sys.meta_path as a way for you to hook all imports and essentially
have a first-chance at handling the importing of a module. Learn how to (ab)use
sys.meta_path to autoload modules from github and pypi if the
package hasn’t already been installed.
sys.meta_path is defined as:
A list of finder objects that have their find_module() methods called to see if one of the objects can find the module to be imported. The find_module() method is called at least with the absolute name of the module being imported. If the module to be imported is contained in package then the parent package’s
__path__attribute is passed in as a second argument. The method returns None if the module cannot be found, else returns a loader.
sys.meta_path is searched before any implicit default finders or sys.path.
See PEP 302 for the original specification.
To summarize, a finder object will look something like below, and must
either return a loader object or
None if the package can’t be found:
class Finder(object): def find_module(self, fullname, path=None): # return a loader that can load the module that # is being imported
and a loader object will look like below and must return the loaded
module or raises an
ImportError exception if errors occur that should
not be propagated:
class Loader(object): def load_module(self, fullname): # actually load the module, add to sys.globals and # sys.modules, etc.
Oftentimes it makes sense to make a single object be both the finder and the loader as well.
Loader objects have a few responsibilities (see PEP 302 for more details):
- if the module to be loaded (
fullname) is already in
sys.modules, that module must be returned. If not, the new module must be added to
- The following attributes must be set on newly-created modules:
Auto Installing Packages From PyPi
The script autopypi.py below will auto-install a package from PyPi when it is imported, if it is not currently installed and is a valid package in PyPi:
#!/usr/bin/env python # encoding: utf-8 import imp import os import pdb import pip import readline from pip.commands.search import SearchCommand import sys import virtualenv class PyPiPathHook(object): def __init__(self): # create a virtualenv at ~/.pypi_autoload user_home = os.path.expanduser("~") self.venv_home = os.path.join(user_home, ".pypi_autoload") if not os.path.exists(self.venv_home): virtualenv.create_environment(self.venv_home) activate_script = os.path.join(self.venv_home, "bin", "activate_this.py") execfile(activate_script, dict(__file__=activate_script)) def find_module(self, fullname, path=None): if "." in fullname: return None try: mod = imp.find_module(fullname) except ImportError as e: pass else: # it's already accessible, we don't need to do anything return None if self._package_exists_in_pypi(fullname): pip.main(["install", fullname, "--prefix", self.venv_home]) # we've made it accessible to the normal import procedures # now, (should be on sys.path), so we'll return None which # will make Python attempt a normal import return None def _package_exists_in_pypi(self, fullname): searcher = SearchCommand() options,args = searcher.parse_args([fullname]) matches = searcher.search(args, options) found_match = None for match in matches: if match["name"] == fullname: return True break return False sys.meta_path.append(PyPiPathHook())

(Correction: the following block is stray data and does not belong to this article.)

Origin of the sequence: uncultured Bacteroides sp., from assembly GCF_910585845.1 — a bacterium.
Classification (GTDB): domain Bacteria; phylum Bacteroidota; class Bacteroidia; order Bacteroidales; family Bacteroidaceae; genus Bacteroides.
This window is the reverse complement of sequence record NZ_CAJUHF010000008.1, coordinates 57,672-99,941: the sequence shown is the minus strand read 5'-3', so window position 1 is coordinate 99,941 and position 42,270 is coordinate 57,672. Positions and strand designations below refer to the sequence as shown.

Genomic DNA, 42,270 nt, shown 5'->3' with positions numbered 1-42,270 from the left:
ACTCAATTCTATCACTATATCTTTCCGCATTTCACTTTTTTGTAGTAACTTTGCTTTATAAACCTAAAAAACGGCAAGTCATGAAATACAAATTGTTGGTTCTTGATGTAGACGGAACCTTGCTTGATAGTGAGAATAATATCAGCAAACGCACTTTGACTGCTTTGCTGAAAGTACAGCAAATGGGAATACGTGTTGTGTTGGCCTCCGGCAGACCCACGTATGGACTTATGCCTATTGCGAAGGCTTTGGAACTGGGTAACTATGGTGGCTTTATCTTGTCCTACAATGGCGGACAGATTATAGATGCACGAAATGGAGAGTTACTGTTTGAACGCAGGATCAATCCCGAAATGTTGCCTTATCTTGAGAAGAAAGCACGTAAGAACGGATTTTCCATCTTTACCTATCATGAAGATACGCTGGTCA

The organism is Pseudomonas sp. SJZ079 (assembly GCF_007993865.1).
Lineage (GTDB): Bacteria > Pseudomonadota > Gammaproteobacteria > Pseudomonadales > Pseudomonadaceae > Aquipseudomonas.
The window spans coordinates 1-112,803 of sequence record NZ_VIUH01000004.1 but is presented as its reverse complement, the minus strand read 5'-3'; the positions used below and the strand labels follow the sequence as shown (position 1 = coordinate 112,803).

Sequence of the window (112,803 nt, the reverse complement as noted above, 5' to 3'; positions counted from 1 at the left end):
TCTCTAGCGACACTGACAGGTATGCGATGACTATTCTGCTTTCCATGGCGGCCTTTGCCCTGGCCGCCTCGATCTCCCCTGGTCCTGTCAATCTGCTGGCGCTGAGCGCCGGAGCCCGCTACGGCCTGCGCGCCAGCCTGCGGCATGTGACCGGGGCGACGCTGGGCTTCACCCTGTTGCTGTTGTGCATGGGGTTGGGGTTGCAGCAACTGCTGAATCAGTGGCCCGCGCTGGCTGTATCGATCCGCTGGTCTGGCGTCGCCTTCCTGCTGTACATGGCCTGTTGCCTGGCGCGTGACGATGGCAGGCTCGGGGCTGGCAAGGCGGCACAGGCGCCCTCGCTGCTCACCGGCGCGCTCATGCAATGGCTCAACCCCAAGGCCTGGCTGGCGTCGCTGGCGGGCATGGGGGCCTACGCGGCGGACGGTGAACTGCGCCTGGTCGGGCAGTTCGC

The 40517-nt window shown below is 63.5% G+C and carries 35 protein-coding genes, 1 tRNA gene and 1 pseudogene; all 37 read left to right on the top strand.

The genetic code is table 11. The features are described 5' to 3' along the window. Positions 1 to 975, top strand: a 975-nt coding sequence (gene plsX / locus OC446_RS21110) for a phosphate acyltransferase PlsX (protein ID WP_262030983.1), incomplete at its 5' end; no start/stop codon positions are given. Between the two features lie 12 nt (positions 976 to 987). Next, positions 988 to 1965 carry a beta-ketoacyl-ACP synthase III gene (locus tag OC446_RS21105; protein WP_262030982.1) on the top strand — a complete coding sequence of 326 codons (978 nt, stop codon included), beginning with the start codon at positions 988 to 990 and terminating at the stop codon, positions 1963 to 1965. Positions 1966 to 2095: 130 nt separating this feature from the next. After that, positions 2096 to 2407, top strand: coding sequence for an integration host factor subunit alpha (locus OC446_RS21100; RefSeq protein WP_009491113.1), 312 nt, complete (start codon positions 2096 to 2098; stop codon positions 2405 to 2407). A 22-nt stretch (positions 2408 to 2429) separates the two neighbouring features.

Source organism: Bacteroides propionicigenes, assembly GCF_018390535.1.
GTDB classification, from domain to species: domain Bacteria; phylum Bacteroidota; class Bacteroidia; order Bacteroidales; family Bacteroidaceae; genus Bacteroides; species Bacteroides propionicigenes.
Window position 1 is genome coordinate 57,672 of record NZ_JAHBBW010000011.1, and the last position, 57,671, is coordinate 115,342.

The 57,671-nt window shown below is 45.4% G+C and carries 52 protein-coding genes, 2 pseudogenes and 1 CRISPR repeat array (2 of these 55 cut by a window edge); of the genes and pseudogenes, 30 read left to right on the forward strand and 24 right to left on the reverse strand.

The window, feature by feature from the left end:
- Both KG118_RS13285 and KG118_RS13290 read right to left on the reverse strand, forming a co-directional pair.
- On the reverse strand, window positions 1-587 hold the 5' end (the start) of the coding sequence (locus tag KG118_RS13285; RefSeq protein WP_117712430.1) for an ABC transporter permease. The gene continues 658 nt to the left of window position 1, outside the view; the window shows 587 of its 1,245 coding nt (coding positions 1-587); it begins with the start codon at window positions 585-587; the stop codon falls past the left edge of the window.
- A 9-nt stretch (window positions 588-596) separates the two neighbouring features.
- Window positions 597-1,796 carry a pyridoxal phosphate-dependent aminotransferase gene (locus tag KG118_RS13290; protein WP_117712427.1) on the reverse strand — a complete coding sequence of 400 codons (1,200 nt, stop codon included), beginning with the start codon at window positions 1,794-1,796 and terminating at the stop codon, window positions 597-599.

There are a four notable things about the script above:
load_modulemethod was not implemented. Instead of returning
selfor some other loader object and loading the module ourselves,
Noneis always returned. This makes Python use its standard import mechanisms (e.g. looking in
sys.pathfor the module, etc.) after we have installed the package to a location on
virtualenvcan be used directly from python. See this post for more info.
Pip commands can be directly imported and used so that raw, unformatted results can be processed. In this example. I really didn’t want to parse what pip printed just to know if a package exists. Directly using the
pip.commands.searchlets us make use of the raw results before they are formatted and printed.
imp.find_moduleattempts to find the package using Python’s normal procedures. This is a good test to tell if a package is installed on a system. See the imp.find_module docs for more information.
Simply importing the script above will add PyPi auto-install functionality to your python programs:
import autopypi import xmltodict print("xmltodict was successfully imported!")
jelly$> python example.py Collecting xmltodict Installing collected packages: xmltodict Successfully installed xmltodict-0.10.1 Collecting defusedexpat Installing collected packages: defusedexpat Successfully installed defusedexpat-0.4 xmltodict was successfully imported!